These are just three YouTube channels I would check out. To find others just type Blender into the search box on YouTube and you will find there are literally hundreds (if not thousands) of videos on Blender! Why not dip into a few and see if you can find someone whose style you like and subscribe to their channel?

AMD Radeon ProRender:

Here what AMD say about ProRender:
AMD Radeon™ ProRender is a powerful physically-based rendering engine that enables creative professionals to produce stunningly photorealistic images. 
Built on AMD’s high-performance Radeon™ Rays technology, Radeon™ ProRender’s complete, scalable ray tracing engine uses open industry standards to harness GPU and CPU performance for swift, impressive results.
It's available for various 3D Graphic software platforms (Autodesk® 3ds Max®, SideFX® Houdini™, Autodesk® Maya®, PTC® Creo®, Unreal® Engine and Blender®) and on Windows, Mac OS X and Linux operating systems. Note: Not all the above mentioned software is available across all operating systems of course.

Blender users can download the plugin from here: https://www.amd.com/en/technologies/radeon-prorender-downloads as well as a Material library, all for free.

Now, here is a big caveat: The plugin is somewhat buggy and prone to crashing. For some users it seems to crash Blender every single time they run it - not good. Personally, I had this issue and it took me a while to get it setup so that it is more stable. Here are some tips that might work for you if you have similar issues:

1. Be sure use latest versions of both Blender and the plugin.
2. Don't run other programs at same time.
3. Be sure to only use the GPU render option (not both CPU and GPU - see screenshot below).

 4. Do not interrupt the rendering process as I find this tends to crash Blender every time.
5. Use only materials native to Blender or that come in the Materials pack available from the same page as the plugin.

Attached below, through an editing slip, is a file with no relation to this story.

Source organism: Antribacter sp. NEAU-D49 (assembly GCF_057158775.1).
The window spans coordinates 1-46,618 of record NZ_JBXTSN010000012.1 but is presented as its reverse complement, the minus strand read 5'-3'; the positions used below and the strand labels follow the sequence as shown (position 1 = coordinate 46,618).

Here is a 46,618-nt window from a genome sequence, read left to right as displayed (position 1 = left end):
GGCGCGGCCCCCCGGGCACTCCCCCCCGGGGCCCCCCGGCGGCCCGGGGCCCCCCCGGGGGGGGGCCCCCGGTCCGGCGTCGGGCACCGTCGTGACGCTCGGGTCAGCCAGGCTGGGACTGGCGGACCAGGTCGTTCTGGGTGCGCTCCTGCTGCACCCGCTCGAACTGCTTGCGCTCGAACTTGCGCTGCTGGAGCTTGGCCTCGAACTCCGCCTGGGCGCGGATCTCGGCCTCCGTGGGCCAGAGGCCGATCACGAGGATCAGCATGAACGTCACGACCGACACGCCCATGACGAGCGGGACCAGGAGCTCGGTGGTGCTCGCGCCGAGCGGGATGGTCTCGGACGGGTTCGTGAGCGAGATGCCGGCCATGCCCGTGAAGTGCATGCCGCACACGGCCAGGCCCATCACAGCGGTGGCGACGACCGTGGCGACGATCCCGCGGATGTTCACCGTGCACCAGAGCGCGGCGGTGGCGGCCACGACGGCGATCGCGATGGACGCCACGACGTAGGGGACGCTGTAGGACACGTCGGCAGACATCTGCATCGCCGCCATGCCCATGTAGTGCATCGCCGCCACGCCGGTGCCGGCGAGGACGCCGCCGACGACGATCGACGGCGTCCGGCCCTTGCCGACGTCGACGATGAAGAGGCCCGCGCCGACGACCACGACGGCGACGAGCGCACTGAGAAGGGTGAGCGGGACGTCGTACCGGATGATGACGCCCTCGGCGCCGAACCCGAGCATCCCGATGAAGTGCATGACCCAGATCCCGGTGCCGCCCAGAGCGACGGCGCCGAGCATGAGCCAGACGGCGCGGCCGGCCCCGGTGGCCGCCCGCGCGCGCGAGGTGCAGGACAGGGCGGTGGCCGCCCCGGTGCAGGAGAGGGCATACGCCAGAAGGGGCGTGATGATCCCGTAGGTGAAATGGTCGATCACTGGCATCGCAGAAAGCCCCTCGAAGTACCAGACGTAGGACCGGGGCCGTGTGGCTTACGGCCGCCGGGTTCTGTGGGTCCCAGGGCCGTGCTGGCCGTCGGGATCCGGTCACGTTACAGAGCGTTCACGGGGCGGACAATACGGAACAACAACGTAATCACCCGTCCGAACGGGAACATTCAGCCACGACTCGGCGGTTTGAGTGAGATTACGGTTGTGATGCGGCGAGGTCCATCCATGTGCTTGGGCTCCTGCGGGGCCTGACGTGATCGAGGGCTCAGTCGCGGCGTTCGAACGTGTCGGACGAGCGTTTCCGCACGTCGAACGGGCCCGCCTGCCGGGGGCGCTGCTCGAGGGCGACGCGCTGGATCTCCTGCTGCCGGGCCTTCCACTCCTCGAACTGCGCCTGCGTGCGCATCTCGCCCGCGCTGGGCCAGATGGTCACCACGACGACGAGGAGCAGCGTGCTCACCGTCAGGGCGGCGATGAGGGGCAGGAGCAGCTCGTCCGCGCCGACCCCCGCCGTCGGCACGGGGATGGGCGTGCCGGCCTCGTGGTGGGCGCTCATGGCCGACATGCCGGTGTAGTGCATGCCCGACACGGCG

So far, following these tips has resulted in far fewer crashes of Blender when using the plugin. Maybe it's because I use a Mac that I am having issues but in the support forum I have seen posts form those using it in Windows and Linux having the same issue so I am guessing it's more to do with the fact that it's new and there are still lots of bugs to sort out.

The plugin is fantastic when you consider that it's free and AMD are committed to developing it and ironing out the bugs. Definitely one to watch and if you have the time and happy to play around with settings etc then check it out. For the beginner or those with hardware that is somewhat non-professional, stick with Blender's Cycles and EEVEE for now.

So, I will finish with some images of work created in Blender together with links to the artists. Hopefully this will inspire you to get into Blender! 

Train by Vasilii Ziadik

Check him out at https://www.artstation.com/vasiliiziadik. He is a Pro artist and used Blender to model the train, 3D Coat to texture it and Blender Cycles to render it.

Blender 117 by Mitch Aseltine

Check him out at https://www.artstation.com/mitchaseltine.  He is a Freelance Concept Artist. 

Blender 117

Tyler Durden/Brad Pitt 3D Model by George Siskas